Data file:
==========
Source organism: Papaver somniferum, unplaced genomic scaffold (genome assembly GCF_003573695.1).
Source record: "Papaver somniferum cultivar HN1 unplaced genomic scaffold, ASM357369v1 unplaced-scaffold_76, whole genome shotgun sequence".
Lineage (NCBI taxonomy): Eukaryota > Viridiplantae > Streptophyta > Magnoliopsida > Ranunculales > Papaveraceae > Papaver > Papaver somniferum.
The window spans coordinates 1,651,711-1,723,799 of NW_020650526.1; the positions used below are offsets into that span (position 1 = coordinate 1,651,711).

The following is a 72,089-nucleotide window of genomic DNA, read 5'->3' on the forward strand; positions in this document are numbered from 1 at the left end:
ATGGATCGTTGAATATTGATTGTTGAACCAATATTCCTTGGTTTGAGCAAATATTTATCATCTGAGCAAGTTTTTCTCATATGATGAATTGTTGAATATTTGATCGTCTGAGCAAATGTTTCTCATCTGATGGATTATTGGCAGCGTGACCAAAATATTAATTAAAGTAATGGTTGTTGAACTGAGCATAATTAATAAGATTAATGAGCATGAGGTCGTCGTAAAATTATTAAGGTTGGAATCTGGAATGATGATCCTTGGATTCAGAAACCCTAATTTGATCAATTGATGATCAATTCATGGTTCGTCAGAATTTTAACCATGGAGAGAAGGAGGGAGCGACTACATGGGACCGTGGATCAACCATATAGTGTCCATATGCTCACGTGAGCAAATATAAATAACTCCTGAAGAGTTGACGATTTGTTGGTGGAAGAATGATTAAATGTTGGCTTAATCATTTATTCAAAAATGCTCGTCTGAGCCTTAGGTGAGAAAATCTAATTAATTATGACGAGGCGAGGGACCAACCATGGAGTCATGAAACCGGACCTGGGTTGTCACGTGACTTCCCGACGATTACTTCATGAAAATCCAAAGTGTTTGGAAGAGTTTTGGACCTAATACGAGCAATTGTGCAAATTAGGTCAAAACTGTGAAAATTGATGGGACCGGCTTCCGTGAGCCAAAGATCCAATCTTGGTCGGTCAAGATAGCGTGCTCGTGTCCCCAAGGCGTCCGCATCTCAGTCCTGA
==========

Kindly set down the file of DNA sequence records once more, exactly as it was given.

Source organism: Papaver somniferum, unplaced genomic scaffold (genome assembly GCF_003573695.1).
Source record: "Papaver somniferum cultivar HN1 unplaced genomic scaffold, ASM357369v1 unplaced-scaffold_76, whole genome shotgun sequence".
Lineage (NCBI taxonomy): Eukaryota > Viridiplantae > Streptophyta > Magnoliopsida > Ranunculales > Papaveraceae > Papaver > Papaver somniferum.
The window spans coordinates 1,651,711-1,723,799 of NW_020650526.1; the positions used below are offsets into that span (position 1 = coordinate 1,651,711).

The following is a 72,089-nucleotide window of genomic DNA, read 5'->3' on the forward strand; positions in this document are numbered from 1 at the left end:
ATGGATCGTTGAATATTGATTGTTGAACCAATATTCCTTGGTTTGAGCAAATATTTATCATCTGAGCAAGTTTTTCTCATATGATGAATTGTTGAATATTTGATCGTCTGAGCAAATGTTTCTCATCTGATGGATTATTGGCAGCGTGACCAAAATATTAATTAAAGTAATGGTTGTTGAACTGAGCATAATTAATAAGATTAATGAGCATGAGGTCGTCGTAAAATTATTAAGGTTGGAATCTGGAATGATGATCCTTGGATTCAGAAACCCTAATTTGATCAATTGATGATCAATTCATGGTTCGTCAGAATTTTAACCATGGAGAGAAGGAGGGAGCGACTACATGGGACCGTGGATCAACCATATAGTGTCCATATGCTCACGTGAGCAAATATAAATAACTCCTGAAGAGTTGACGATTTGTTGGTGGAAGAATGATTAAATGTTGGCTTAATCATTTATTCAAAAATGCTCGTCTGAGCCTTAGGTGAGAAAATCTAATTAATTATGACGAGGCGAGGGACCAACCATGGAGTCATGAAACCGGACCTGGGTTGTCACGTGACTTCCCGACGATTACTTCATGAAAATCCAAAGTGTTTGGAAGAGTTTTGGACCTAATACGAGCAATTGTGCAAATTAGGTCAAAACTGTGAAAATTGATGGGACCGGCTTCCGTGAGCCAAAGATCCAATCTTGGTCGGTCAAGATAGCGTGCTCGTGTCCCCAAGGCGTCCGCATCTCAGTCCTGA